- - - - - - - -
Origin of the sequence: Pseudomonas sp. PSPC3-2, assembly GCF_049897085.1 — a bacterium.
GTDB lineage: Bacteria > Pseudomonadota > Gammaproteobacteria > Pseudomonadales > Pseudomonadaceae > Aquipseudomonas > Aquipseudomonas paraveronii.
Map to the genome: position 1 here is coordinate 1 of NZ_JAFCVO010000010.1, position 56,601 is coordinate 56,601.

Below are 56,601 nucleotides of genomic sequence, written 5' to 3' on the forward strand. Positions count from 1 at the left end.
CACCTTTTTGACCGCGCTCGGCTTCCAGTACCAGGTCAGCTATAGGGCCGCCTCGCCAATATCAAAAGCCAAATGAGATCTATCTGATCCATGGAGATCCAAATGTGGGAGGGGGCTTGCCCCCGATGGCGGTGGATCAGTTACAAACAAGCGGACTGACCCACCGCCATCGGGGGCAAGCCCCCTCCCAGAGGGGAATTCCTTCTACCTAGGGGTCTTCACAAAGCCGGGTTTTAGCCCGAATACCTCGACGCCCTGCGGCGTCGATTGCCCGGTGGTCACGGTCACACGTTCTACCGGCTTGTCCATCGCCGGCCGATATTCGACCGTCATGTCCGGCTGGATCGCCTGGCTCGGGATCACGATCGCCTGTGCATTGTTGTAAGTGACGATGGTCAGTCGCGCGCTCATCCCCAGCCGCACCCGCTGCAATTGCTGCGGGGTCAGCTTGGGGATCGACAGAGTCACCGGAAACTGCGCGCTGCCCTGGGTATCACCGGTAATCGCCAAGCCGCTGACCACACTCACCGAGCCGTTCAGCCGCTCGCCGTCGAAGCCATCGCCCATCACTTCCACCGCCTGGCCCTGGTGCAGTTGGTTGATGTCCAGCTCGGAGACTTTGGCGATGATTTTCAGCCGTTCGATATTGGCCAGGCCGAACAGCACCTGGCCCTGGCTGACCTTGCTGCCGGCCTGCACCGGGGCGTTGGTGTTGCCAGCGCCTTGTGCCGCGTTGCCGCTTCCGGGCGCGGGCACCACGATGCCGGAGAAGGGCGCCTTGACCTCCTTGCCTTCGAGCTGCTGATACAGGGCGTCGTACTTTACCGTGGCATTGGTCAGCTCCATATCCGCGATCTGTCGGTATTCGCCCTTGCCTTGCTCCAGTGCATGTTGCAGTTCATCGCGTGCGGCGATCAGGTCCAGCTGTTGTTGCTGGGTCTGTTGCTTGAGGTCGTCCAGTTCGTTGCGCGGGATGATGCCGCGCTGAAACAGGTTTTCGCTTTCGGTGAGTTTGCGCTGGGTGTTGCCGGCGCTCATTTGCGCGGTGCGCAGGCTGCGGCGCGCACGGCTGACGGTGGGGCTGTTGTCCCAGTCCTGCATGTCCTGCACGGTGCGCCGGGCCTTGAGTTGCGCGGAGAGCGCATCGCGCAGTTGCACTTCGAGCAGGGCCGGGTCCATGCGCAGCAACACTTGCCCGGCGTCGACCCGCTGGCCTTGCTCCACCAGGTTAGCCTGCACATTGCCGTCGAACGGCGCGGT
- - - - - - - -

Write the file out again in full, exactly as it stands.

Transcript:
Origin of the sequence: Pseudomonas sp. PSPC3-2, assembly GCF_049897085.1 — a bacterium.
GTDB lineage: Bacteria > Pseudomonadota > Gammaproteobacteria > Pseudomonadales > Pseudomonadaceae > Aquipseudomonas > Aquipseudomonas paraveronii.
Map to the genome: position 1 here is coordinate 1 of NZ_JAFCVO010000010.1, position 56,601 is coordinate 56,601.

Below are 56,601 nucleotides of genomic sequence, written 5' to 3' on the forward strand. Positions count from 1 at the left end.
CACCTTTTTGACCGCGCTCGGCTTCCAGTACCAGGTCAGCTATAGGGCCGCCTCGCCAATATCAAAAGCCAAATGAGATCTATCTGATCCATGGAGATCCAAATGTGGGAGGGGGCTTGCCCCCGATGGCGGTGGATCAGTTACAAACAAGCGGACTGACCCACCGCCATCGGGGGCAAGCCCCCTCCCAGAGGGGAATTCCTTCTACCTAGGGGTCTTCACAAAGCCGGGTTTTAGCCCGAATACCTCGACGCCCTGCGGCGTCGATTGCCCGGTGGTCACGGTCACACGTTCTACCGGCTTGTCCATCGCCGGCCGATATTCGACCGTCATGTCCGGCTGGATCGCCTGGCTCGGGATCACGATCGCCTGTGCATTGTTGTAAGTGACGATGGTCAGTCGCGCGCTCATCCCCAGCCGCACCCGCTGCAATTGCTGCGGGGTCAGCTTGGGGATCGACAGAGTCACCGGAAACTGCGCGCTGCCCTGGGTATCACCGGTAATCGCCAAGCCGCTGACCACACTCACCGAGCCGTTCAGCCGCTCGCCGTCGAAGCCATCGCCCATCACTTCCACCGCCTGGCCCTGGTGCAGTTGGTTGATGTCCAGCTCGGAGACTTTGGCGATGATTTTCAGCCGTTCGATATTGGCCAGGCCGAACAGCACCTGGCCCTGGCTGACCTTGCTGCCGGCCTGCACCGGGGCGTTGGTGTTGCCAGCGCCTTGTGCCGCGTTGCCGCTTCCGGGCGCGGGCACCACGATGCCGGAGAAGGGCGCCTTGACCTCCTTGCCTTCGAGCTGCTGATACAGGGCGTCGTACTTTACCGTGGCATTGGTCAGCTCCATATCCGCGATCTGTCGGTATTCGCCCTTGCCTTGCTCCAGTGCATGTTGCAGTTCATCGCGTGCGGCGATCAGGTCCAGCTGTTGTTGCTGGGTCTGTTGCTTGAGGTCGTCCAGTTCGTTGCGCGGGATGATGCCGCGCTGAAACAGGTTTTCGCTTTCGGTGAGTTTGCGCTGGGTGTTGCCGGCGCTCATTTGCGCGGTGCGCAGGCTGCGGCGCGCACGGCTGACGGTGGGGCTGTTGTCCCAGTCCTGCATGTCCTGCACGGTGCGCCGGGCCTTGAGTTGCGCGGAGAGCGCATCGCGCAGTTGCACTTCGAGCAGGGCCGGGTCCATGCGCAGCAACACTTGCCCGGCGTCGACCCGCTGGCCTTGCTCCACCAGGTTAGCCTGCACATTGCCGTCGAACGGCGCGGT